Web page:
Resilience is defined as characteristics or strengths that an individual has that support them through a traumatic experience. These skills allow one to become stronger through adversity and can actually prevent the onset of difficulties related to trauma. These characteristics are present prior to the trauma or attachment disruption and are associated with better outcomes. Factors associated with greater resilience include higher verbal skills, positive social relationships, higher academic achievement, and for children, a positive connection with at least one adult. Resilience can be taught and developed at any point in the life span. Families that are resilience have greater connectedness, positive interactions, and abilities to come together through adversity.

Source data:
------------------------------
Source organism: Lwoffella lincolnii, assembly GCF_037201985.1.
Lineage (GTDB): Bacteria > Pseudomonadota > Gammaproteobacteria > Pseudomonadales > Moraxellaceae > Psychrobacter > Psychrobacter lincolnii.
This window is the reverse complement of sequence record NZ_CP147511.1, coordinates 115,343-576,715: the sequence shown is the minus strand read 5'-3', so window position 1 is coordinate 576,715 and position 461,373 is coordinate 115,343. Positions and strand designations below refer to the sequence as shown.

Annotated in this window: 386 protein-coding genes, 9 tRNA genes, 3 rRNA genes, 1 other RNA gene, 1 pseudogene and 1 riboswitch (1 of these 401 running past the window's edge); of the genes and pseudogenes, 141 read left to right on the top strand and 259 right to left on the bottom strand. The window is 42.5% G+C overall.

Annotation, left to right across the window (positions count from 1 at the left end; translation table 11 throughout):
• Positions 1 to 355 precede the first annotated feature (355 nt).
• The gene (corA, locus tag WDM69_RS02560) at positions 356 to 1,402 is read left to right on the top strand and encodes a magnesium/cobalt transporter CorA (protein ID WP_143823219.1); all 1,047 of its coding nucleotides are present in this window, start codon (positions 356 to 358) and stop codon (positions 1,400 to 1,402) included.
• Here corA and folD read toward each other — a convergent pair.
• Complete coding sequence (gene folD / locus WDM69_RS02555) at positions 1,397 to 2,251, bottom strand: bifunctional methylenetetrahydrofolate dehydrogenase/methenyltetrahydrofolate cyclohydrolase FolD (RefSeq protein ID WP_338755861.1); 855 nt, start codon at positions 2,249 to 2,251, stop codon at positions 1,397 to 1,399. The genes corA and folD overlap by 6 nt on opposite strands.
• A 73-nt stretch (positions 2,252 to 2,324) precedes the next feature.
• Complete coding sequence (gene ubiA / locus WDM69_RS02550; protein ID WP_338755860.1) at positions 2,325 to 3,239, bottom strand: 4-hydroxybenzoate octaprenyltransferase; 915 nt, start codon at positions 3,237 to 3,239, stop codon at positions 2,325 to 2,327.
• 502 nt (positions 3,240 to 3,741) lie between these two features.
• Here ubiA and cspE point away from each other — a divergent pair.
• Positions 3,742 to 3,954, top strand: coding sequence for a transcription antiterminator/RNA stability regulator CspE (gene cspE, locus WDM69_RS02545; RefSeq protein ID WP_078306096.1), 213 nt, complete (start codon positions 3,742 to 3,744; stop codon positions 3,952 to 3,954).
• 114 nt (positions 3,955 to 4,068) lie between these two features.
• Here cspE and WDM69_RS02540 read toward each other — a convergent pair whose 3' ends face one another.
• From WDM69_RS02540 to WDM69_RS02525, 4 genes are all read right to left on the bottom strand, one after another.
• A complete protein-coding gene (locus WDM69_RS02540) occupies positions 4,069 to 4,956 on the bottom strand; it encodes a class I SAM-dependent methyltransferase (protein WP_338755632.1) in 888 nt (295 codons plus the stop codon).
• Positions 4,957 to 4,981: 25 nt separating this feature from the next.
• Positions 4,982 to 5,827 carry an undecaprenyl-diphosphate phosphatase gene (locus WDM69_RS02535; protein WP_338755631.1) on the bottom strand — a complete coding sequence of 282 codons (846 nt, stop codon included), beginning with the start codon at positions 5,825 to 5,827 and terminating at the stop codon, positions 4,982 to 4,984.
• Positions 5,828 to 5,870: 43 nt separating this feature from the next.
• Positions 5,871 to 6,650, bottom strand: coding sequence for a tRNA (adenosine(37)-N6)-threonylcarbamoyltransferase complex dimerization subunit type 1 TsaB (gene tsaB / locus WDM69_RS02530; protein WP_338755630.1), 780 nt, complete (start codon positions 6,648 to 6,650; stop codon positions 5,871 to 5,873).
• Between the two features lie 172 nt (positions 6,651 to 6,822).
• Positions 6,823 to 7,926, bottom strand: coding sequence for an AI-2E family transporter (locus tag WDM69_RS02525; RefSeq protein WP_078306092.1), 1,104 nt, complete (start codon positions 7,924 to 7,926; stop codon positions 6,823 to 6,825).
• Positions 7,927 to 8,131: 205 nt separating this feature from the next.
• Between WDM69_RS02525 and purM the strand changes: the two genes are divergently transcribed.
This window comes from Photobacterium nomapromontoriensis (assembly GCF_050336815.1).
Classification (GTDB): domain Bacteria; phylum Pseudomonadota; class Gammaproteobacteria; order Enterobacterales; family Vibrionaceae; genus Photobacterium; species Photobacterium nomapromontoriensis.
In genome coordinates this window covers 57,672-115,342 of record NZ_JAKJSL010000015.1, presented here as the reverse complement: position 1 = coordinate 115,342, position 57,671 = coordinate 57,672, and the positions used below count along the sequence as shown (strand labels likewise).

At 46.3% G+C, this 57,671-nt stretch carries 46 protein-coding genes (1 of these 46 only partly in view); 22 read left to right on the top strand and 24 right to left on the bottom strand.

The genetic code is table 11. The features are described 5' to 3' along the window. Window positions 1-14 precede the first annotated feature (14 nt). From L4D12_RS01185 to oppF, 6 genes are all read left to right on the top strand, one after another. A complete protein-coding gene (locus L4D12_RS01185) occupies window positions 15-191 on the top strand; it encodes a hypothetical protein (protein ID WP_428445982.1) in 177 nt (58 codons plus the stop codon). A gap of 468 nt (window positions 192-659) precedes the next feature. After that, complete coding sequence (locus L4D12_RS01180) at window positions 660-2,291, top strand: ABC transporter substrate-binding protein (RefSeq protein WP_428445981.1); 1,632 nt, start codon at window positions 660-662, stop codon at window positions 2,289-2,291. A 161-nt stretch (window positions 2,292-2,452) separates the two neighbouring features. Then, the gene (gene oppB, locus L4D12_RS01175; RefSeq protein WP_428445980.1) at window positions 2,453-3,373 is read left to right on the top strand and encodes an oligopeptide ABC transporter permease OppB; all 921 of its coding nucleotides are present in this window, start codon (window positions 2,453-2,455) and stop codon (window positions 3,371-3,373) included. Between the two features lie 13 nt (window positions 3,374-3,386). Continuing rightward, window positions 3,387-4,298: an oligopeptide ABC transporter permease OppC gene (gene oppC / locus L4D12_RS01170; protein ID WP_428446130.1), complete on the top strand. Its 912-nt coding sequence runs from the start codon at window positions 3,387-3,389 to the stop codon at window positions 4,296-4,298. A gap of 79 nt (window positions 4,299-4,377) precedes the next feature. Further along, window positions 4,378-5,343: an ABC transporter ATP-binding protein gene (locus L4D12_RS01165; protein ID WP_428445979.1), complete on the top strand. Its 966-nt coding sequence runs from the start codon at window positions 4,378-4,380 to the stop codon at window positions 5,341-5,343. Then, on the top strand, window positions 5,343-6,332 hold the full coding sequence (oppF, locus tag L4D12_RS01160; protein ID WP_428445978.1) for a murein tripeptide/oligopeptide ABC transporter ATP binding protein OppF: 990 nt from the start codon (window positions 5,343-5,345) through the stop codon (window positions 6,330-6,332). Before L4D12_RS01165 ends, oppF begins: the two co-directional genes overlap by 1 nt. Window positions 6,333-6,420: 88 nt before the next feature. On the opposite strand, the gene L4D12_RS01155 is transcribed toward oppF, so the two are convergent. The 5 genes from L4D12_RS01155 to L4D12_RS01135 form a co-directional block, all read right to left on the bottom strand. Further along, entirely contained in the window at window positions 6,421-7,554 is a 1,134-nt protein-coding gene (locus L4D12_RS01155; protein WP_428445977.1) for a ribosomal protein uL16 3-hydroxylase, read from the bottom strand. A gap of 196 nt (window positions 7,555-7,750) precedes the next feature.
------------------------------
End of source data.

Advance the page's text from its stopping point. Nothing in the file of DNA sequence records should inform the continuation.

Post-Traumatic Growth (PTG) refers to the ability of a person to make meaning out of negative life experiences in order to become a better person. It is usually demonstrated when a person is changed for the better after experiencing adversity and is more likely to happen if the person had resilience skills prior to the trauma. Some parents who have experienced trauma as a child can demonstrated PTG when their parenting skills are enhanced because of their own experience. Therefore, negative life events, traumas, and attachment difficulties can sometimes lead to significantly improved life outcomes.
Resilience and Post-Traumatic Growth are skill sets that can be learned while young or as an adult. Parents who have experienced adversity can become deeply caring and loving parents for children who have great resilience!